Build a Master Plan for Long Term Care

We live in a political world today where indecision and inaction echo within the halls of Congress and State Capitols across America. The biggest risks to our financial security in retirement, health care expenses and long-term care costs, continue to be ignored by elected officials and those who seek to replace them.

Policymakers fail to grasp that 70 percent of Californians over the age of 65 will need some form of long-term care and support services. Complicating this will be the fact that the wave of aging seniors will have insufficient savings to pay for health care and caregiver services, so the children of aging parents will continue to be financially constrained in helping their parents. Further, an increasing strain of state and federal budgets will limit the ability to help all aging Californians and their families.

Two important facts compound the crisis: a long-term care model that was created decades ago that does not reflect a drastically changed population, and insufficient preparation and planning to meet the needs of baby boomers’ anticipated needs as they continue to grow older.

For many families, the long-term care roller coaster ride starts with a phone call, often in the middle of the night, with a voice saying, “I’m calling about your father.” And for most, they won’t know if dad is financially prepared for this new phase of his life, or if they will now pick up the tab for the array of services he will need to remain in his home for as long as possible. And if he needs more care than can be provided at home, the financial burden to the family is significant, eating into savings for their own retirement costs, thereby ensuring the next generation will face aging with no savings as well.

In the end, children of aging parents or an aging spouse exhaust their financial resources. There is no long-term care policy. It was talked about but was too expensive at age 68. When it comes to preparing for the health necessities of old age – ensuring healthy, affordable independence for seniors – we are failing.

In California, we have a beacon of hope for a brighter future as a result of the vision and leadership of Gary West and Mary West, founders of the West Health Foundation in San Diego.. Joined by Bruce Chernof and The SCAN Foundation, Mr. West recently issued a call to action with a nonpartisan, public awareness and education campaign We Stand with Seniors… Will You?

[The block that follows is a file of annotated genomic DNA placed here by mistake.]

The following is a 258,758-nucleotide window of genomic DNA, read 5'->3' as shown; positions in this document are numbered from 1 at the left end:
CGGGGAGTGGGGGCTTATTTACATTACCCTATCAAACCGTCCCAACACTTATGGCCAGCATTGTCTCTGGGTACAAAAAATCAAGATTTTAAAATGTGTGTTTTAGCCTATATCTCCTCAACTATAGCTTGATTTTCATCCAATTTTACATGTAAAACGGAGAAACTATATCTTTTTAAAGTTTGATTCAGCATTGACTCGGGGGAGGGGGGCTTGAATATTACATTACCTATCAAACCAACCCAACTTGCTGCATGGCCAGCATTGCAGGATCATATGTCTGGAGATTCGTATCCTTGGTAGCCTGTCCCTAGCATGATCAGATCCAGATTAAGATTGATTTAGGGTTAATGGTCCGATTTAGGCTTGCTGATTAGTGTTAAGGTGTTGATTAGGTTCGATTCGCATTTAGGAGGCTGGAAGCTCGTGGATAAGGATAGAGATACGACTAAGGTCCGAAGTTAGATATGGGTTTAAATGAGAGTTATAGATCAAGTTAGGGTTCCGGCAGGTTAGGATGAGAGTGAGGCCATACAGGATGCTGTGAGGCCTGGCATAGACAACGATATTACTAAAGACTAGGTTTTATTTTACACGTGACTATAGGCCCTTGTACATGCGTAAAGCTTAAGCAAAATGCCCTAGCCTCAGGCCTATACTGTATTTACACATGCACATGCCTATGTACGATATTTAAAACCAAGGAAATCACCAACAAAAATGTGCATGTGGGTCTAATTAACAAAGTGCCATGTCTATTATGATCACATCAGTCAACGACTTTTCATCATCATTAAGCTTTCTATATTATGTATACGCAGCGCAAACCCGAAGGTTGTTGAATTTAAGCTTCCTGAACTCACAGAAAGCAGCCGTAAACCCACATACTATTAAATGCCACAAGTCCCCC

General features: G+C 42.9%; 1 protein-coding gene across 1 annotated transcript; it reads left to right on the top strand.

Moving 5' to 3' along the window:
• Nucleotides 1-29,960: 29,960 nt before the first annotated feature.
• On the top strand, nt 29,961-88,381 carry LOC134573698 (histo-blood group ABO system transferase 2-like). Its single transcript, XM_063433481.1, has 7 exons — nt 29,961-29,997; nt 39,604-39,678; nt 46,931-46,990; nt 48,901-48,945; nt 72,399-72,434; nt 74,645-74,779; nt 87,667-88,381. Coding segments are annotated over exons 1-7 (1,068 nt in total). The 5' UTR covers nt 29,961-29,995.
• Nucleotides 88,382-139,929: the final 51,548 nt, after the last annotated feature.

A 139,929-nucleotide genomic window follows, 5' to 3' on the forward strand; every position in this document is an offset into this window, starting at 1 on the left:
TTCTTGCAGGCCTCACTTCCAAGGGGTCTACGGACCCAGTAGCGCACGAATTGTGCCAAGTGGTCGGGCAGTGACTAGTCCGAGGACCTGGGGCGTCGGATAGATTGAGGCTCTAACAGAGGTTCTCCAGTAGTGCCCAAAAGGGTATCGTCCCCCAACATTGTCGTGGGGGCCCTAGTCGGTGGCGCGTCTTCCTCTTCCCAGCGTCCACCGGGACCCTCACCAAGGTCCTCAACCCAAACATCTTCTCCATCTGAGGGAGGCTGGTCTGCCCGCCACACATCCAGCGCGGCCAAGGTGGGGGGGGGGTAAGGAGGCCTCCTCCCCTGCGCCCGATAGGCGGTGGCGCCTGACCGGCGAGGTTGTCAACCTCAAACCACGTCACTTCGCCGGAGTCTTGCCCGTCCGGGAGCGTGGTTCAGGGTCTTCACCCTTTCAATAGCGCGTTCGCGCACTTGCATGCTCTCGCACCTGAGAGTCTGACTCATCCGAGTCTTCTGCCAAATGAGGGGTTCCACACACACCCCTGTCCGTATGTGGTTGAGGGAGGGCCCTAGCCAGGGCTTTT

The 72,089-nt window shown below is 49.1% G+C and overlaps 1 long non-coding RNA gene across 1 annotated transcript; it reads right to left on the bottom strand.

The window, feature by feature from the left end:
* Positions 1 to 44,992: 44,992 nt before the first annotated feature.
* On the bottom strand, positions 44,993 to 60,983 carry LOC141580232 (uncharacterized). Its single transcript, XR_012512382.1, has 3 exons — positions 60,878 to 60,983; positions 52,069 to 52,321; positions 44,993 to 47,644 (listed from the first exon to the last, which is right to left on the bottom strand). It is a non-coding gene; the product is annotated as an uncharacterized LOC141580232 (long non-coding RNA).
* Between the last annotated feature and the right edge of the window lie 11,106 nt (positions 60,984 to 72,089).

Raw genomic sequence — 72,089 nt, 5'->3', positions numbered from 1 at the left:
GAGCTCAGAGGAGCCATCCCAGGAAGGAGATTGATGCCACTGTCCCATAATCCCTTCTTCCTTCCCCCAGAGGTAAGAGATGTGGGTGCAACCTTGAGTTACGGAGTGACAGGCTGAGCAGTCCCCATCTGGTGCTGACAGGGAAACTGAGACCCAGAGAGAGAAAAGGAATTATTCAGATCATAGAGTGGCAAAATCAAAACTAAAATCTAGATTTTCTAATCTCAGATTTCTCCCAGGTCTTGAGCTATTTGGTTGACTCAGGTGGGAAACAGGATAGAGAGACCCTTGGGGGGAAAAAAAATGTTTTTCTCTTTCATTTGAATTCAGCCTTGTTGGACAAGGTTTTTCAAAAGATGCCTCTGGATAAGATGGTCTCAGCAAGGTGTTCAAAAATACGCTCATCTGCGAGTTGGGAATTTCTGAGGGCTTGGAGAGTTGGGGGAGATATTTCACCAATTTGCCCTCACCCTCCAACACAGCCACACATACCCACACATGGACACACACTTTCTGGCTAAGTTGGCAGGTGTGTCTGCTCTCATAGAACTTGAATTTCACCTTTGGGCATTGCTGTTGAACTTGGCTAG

The campaign’s goal is to educate the gubernatorial candidates and state lawmakers about the impending crisis, and to prod them to develop a master plan for aging with dignity.

Recently, the campaign commissioned a statewide voter survey to understand voters’ sentiment on critical senior issues. Two important data points emerged:

Sixty-four percent of voters expressed their anxiety surrounding the state’s lack of action underscoring the fact that the state is failing older voters; and An overwhelming eighty-six percent of voter’s value programs that promote and provide community-based care to aid elderly families and children of aging parents.

Someone should thank Gary and Mary West for having the foresight to gather this information, and to encourage elected officials and those running for office to do something, anything.

America is swiftly approaching critical mass in our long-term home and healthcare sector. Almost 10,000 Americans are turning 65 every day – more than doubling the number of retirees who will require long-term care by 2050.

The long-term care crisis is compounded by the singular focus of Congress and many state legislatures on the uninsured, and in maintaining Obama Care. This perpetuates the long-term care crisis. With elected officials wearing blinders, it is time for a California strategy: Take the preliminary information gathered by the Gary and Mary West Health Foundation and use it as the basis for building a master plan for aging – a California healthcare and long-term care roadmap.

Long-term care is America’s single largest healthcare crisis. It has and will continue to bankrupt middle-class families unless there is a national solution or at least a California strategy. The costs of ignoring America’s long-term care catastrophe are not going to shrink just because elected officials shirk their duty.

By 2030, nearly one-fifth of our population will be over the age of 65 and 70 percent of them will require some form of long-term care. Without a viable infrastructure for providing senior independence, there will continue to be a large portion of seniors who must rely on already over-stretched family members for long-term care, putting into peril the next

There is no greater challenge facing America, no greater opportunity confronting Congress and no greater need than to have the two California Gubernatorial candidates debate the future of aging and long-term care in California.

The need is great. The time for leadership is now.